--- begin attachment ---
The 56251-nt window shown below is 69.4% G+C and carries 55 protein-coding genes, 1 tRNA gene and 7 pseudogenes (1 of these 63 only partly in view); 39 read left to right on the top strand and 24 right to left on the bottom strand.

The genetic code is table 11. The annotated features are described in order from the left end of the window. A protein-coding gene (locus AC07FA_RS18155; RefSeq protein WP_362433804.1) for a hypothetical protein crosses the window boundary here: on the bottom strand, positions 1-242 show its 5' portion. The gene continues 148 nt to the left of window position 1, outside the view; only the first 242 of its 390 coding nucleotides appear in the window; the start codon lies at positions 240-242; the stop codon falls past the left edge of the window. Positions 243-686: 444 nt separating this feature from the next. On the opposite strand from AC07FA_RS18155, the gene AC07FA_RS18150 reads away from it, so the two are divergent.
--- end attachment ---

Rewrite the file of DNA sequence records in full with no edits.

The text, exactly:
The 56251-nt window shown below is 69.4% G+C and carries 55 protein-coding genes, 1 tRNA gene and 7 pseudogenes (1 of these 63 only partly in view); 39 read left to right on the top strand and 24 right to left on the bottom strand.

The genetic code is table 11. The annotated features are described in order from the left end of the window. A protein-coding gene (locus AC07FA_RS18155; RefSeq protein WP_362433804.1) for a hypothetical protein crosses the window boundary here: on the bottom strand, positions 1-242 show its 5' portion. The gene continues 148 nt to the left of window position 1, outside the view; only the first 242 of its 390 coding nucleotides appear in the window; the start codon lies at positions 240-242; the stop codon falls past the left edge of the window. Positions 243-686: 444 nt separating this feature from the next. On the opposite strand from AC07FA_RS18155, the gene AC07FA_RS18150 reads away from it, so the two are divergent.